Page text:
Title

User Activity in Context: Technical Communicators as Articulators of Google Analytics Data

DOI

10.1145/2987592.2987611

Abstract

This technical report addresses questions raised by technical communication scholars concerning who or what may have rhetorical agency [1] in technology tools used to organize and manage information. One such tool is Google Analytics, a self-contained third-party system that technical communicators deploy by adding tracking code to web pages. Data collected through Google's algorithms are processed and presented through the Analytics reporting tool. Customizable reports are managed by the Analytics account administrator and shared with web developers, designers, and writers to assess rhetorical value, defined as whether the page reached its audience and achieved its communicative purpose. The data are also frequently shared with administrators, supervisors, and data technicians to demonstrate ongoing value of website work and technical communicator labor. Report data, in the form of metrics and customizable visual interfaces, not only visualize the rhetorical value of web pages, but also represent Google's rhetorical agency as designer and presenter of metrics. The paper encourages technical communicators to do symbolic-analytic work [34] to contextualize and remediate report data in their organizations. It reframes Analytics reports as "network exchanges" [29] in which responses, not resolution, are the goal of the Analytics report's rhetorical work. In this way, Google Analytics reports generate responses, rather than results, where technical communicators become part of the rhetorical network exchange and articulate Analytics data for stakeholders seeking website user and visit metrics.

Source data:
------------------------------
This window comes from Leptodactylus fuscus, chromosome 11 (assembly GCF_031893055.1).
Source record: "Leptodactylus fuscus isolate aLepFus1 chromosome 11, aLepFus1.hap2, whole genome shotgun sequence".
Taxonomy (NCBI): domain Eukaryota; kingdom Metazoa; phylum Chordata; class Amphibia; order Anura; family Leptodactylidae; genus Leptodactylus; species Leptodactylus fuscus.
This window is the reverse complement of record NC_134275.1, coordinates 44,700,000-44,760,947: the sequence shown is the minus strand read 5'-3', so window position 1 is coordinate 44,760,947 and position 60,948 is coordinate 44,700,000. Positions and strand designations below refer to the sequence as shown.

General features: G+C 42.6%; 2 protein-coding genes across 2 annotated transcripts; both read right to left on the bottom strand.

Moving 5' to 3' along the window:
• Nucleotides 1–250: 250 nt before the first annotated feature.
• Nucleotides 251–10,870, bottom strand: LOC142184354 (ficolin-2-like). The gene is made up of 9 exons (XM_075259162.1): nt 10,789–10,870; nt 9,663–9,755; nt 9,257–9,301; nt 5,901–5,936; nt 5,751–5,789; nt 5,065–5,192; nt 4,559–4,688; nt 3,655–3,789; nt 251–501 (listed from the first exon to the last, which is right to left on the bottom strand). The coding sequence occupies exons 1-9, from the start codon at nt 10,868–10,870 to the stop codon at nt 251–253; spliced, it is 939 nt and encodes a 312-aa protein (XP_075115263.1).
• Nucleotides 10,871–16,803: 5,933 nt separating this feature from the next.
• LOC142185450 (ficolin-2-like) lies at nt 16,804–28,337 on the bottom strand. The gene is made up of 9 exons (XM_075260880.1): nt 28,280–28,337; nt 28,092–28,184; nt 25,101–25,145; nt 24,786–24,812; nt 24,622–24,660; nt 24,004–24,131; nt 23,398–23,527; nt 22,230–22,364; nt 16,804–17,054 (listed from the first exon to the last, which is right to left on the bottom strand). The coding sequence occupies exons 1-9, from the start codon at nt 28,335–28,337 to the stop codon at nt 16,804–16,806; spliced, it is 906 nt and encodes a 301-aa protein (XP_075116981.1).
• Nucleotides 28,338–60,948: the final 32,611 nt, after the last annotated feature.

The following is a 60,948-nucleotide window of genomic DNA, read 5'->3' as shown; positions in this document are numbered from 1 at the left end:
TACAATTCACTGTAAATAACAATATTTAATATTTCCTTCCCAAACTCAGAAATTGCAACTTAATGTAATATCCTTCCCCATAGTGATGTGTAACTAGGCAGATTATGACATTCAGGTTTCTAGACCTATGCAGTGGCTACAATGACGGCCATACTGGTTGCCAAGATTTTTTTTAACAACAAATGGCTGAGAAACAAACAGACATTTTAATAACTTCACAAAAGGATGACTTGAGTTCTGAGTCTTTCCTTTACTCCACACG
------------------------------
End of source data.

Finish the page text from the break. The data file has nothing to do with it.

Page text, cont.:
Document Type

Technical Report

Publication Date

9-23-2016

Publisher Statement

Copyright © 2016 Association for Computing Machinery. This technical report was first published in SIGDOC '16 Proceedings of the 34th ACM International Conference on the Design of Communication (2016), no. 13.

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